Sweyn Estridsen, or Svein Ulfsson (as the Icelandic sagas called him), was appointed as viceroy of Denmark in 1042, after the Norwegian King, Magnus the Good, inherited the country. Although Magnus’ inheritance of Denmark had come about because of a pact he had made with the late Danish king, Hardecanute (d. 1042), Norwegian control of Denmark was not firm and Sweyn Estridsen quickly rebelled against Magnus by 1043.
During his long war for independence, Sweyn came across an unlikely ally named Harald Hardrada around the year 1045. Harald was an exiled Norwegian prince who had spent the last fifteen years gaining immense wealth and prestige as a mercenary commander fighting battles around the Mediterranean. Sweyn and Harald were said to have done some raiding together, but the alliance was short-lived. Harald Hardrada was King Magnus’ uncle, and Magnus made Harald an offer he could not refuse—half of Norway for half of Harald’s treasure. Before 1045 had ended, Harald accepted the offer and became a co-king of Norway, ruling alongside his nephew and joining the Norwegian side of the war against Sweyn Estridsen.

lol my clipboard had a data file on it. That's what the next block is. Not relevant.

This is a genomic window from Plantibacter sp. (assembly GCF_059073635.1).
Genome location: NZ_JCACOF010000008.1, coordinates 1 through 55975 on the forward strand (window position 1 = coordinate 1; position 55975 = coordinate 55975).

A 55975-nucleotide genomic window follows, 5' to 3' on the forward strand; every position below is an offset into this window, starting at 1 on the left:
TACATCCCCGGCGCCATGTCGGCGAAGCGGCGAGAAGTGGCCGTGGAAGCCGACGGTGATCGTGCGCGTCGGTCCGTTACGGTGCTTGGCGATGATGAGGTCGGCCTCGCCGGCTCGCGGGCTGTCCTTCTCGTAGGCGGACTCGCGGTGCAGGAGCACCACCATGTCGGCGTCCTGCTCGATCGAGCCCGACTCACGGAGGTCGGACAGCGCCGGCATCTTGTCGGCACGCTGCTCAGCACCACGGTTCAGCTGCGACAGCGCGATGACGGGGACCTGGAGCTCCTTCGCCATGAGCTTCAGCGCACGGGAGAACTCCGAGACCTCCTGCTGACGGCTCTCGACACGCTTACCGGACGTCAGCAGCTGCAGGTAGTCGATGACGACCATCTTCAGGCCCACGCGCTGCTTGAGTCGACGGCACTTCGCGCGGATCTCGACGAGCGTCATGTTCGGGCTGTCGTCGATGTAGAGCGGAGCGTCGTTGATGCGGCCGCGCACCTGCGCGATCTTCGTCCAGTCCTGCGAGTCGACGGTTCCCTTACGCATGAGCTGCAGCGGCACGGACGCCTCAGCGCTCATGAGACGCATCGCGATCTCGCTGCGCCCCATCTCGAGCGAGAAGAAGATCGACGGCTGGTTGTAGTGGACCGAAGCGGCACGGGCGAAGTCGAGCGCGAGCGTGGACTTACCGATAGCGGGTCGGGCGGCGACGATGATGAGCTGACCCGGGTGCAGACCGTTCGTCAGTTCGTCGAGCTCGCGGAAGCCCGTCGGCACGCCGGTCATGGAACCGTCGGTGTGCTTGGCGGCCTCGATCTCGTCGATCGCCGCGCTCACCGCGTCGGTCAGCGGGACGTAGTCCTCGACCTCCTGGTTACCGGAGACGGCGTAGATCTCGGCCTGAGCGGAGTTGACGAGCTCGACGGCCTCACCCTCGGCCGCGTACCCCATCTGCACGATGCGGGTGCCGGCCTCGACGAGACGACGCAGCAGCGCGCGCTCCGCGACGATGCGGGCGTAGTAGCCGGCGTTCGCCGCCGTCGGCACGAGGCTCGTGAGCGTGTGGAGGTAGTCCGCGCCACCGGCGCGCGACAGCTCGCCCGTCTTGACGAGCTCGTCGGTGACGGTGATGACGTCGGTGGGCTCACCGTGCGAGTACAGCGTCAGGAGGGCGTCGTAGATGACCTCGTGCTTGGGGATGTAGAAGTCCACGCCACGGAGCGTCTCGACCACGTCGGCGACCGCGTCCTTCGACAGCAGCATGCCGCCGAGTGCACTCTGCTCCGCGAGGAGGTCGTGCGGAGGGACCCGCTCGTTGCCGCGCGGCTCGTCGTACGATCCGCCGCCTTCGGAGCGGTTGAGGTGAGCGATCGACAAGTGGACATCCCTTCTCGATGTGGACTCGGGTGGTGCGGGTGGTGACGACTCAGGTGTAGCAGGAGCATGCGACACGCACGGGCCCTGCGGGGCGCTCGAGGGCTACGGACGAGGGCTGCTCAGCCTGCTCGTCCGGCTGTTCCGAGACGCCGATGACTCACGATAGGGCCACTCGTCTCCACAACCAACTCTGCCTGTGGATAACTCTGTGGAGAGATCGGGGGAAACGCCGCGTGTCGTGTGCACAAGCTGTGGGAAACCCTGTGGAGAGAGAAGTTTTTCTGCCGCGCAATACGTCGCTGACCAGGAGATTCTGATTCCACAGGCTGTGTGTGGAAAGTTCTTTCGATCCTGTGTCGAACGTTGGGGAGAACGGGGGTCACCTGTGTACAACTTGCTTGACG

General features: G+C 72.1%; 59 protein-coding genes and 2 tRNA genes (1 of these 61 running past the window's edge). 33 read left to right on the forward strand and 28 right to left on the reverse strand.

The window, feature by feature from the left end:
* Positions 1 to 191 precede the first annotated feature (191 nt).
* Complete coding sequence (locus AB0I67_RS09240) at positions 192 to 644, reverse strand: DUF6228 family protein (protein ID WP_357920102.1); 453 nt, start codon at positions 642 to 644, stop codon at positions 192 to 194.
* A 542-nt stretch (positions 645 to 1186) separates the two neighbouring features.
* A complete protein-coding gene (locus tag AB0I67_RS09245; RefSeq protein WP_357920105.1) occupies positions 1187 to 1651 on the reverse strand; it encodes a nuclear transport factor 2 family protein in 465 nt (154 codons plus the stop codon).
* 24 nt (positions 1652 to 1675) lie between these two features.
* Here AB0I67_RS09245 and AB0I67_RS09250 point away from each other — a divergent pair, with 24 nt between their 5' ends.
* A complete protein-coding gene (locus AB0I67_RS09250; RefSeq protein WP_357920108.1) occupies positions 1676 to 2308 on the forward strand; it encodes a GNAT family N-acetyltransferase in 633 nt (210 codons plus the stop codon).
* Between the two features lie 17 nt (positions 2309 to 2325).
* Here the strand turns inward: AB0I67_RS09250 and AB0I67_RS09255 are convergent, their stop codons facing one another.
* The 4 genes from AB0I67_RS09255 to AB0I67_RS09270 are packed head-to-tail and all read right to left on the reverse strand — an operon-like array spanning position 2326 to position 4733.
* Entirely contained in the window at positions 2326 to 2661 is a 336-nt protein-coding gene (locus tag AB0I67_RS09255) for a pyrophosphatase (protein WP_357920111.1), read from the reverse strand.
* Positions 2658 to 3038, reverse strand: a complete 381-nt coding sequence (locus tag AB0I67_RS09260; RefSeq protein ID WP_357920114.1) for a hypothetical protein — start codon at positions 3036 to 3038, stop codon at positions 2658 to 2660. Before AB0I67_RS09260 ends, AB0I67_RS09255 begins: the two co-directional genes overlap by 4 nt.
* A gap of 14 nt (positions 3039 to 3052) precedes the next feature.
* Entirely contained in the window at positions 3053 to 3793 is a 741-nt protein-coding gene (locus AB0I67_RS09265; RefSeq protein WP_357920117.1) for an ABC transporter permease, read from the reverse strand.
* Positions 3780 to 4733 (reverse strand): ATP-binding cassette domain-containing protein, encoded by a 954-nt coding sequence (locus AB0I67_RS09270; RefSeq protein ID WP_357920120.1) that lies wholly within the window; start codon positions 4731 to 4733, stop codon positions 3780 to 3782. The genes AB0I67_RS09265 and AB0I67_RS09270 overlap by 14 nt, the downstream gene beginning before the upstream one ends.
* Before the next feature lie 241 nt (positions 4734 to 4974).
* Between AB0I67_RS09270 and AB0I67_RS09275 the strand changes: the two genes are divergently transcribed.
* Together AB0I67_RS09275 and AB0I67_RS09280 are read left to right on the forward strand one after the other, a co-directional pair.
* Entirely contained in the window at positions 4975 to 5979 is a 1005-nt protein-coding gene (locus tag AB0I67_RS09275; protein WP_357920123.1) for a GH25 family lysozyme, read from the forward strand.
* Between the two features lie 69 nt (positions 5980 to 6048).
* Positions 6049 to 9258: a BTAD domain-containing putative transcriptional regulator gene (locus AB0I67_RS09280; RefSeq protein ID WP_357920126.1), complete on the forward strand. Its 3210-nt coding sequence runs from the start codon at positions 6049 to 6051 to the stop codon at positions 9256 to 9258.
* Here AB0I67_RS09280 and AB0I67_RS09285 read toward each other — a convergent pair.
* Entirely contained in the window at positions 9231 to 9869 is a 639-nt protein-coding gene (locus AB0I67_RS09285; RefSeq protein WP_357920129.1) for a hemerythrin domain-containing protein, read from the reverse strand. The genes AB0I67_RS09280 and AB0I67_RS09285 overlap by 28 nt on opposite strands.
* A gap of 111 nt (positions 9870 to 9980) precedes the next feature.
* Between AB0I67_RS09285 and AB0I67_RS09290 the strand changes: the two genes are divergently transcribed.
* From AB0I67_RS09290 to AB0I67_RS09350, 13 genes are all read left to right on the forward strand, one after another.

Magnus the Good died of an illness in 1047 while he and Harald were campaigning in Denmark. The Icelandic historian, Snorri Sturluson (c. 1179-1241), wrote that Magnus tried to cede Denmark to Sweyn while he was on his deathbed. Even if that were the case, Harald Hardrada, who took full control of Norway after Magnus’ death, had no intention of giving up Denmark. King Harald would continue the war to subjugate Denmark for more than a decade.